Robinson Cano just singled for his 1st hit in last 30 postseason AB.He's 3-36 in the playoffs.— SportsCenter (@SportsCenter) October 17, 2012
This has to be the biggest surprise of the postseason given the caliber of hitter that Cano is. He was tearing the cover off the ball in the weeks leading up to the playoffs and has since found himself in a downward spiral offensively.
At a time when the other big bats in the order are struggling and the captain has fallen, this was the worst possible time for Cano to hit a brick wall.
When you think of dominant pitchers on the Detroit Tigers, Anibal Sanchez doesn't exactly pop into your head, but he's been consistently good this postseason.
After pitching to a 9-13 record (4-6 with the Tigers) and 3.86 ERA during the regular season, Sanchez, like teammate Justin Verlander, has really dialed it up this October.
He's 1-1 with a 1.35 ERA and 0.98 WHIP during the playoffs. In the game he lost, Sanchez surrendered just two runs on five hits in 6.1 innings and the Tigers offense was shut out.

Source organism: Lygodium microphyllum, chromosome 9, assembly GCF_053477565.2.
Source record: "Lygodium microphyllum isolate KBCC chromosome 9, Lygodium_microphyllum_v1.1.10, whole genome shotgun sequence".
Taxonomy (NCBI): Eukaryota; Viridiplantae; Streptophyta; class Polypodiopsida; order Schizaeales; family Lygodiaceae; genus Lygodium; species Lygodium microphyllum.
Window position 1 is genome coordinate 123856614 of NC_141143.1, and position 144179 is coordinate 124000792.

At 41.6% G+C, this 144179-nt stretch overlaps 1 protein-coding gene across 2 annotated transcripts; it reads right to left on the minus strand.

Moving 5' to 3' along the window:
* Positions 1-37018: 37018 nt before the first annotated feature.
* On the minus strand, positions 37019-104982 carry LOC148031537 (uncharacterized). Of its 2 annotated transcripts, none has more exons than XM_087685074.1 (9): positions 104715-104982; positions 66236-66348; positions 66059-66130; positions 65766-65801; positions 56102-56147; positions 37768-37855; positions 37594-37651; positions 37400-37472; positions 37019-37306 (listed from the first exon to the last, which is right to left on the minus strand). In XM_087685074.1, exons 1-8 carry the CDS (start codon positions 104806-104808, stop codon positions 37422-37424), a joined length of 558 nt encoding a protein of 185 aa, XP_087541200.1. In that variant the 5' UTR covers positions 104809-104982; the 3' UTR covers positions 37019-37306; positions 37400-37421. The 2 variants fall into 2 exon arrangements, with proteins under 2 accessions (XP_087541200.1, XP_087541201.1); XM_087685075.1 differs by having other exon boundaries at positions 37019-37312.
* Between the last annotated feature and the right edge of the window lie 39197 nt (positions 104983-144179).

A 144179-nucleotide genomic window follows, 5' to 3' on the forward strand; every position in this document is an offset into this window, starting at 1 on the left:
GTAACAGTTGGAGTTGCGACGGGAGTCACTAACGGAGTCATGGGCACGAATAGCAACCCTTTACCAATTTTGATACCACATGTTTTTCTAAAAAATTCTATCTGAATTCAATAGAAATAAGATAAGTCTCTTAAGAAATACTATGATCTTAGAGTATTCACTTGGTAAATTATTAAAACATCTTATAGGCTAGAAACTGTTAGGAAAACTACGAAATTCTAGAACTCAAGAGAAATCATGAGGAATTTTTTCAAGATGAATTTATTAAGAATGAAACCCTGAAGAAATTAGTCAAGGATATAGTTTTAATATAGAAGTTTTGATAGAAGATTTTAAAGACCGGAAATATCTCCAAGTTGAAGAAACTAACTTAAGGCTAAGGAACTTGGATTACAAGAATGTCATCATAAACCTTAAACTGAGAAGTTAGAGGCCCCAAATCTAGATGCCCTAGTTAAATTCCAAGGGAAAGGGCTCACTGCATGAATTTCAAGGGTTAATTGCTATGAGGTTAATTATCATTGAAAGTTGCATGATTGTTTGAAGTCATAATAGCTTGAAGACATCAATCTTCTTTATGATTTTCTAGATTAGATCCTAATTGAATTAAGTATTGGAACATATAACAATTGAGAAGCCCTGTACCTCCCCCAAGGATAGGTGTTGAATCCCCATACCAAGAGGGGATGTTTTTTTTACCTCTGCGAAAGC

Sanchez struggled against the Yankees during the regular season, as he lasted just three innings while surrendering seven earned on seven hits in a start at home on Aug. 8.
Tigers pitchers as a whole are pitching lights out this postseason—probably because they're facing an anemic New York offense—but if anyone was going to struggle, my money would have been on Sanchez.
And I would be broke right now.
Matt Cain is certainly not pitching like the ace of a staff this October.
The righty owned hitters during the regular season, going 16-5 with a 2.79 ERA, 1.04 WHIP and 193 strikeouts, but come the postseason, it's been a completely different story.
A 5.06 ERA and 1.31 WHIP have defined Cain's performance during the playoffs, as he's surrendered 11 hits, six earned runs and three home runs in just 10.2 innings of work for a 1-1 record.
For a guy who's supposed to lead the Giants when taking the mound, Cain certainly hasn't been the dominant pitcher he was during the regular season.
As FanGraphs' Michael Barr details, it's been Cain's slider that has been plaguing him, as he's been leaving some up in the zone that have taken a pounding.
If Cain can find that hard slider that he's had so much success with, he'll be just fine, but it has been a surprise to see a potential Cy Young candidate pitch this poorly of late.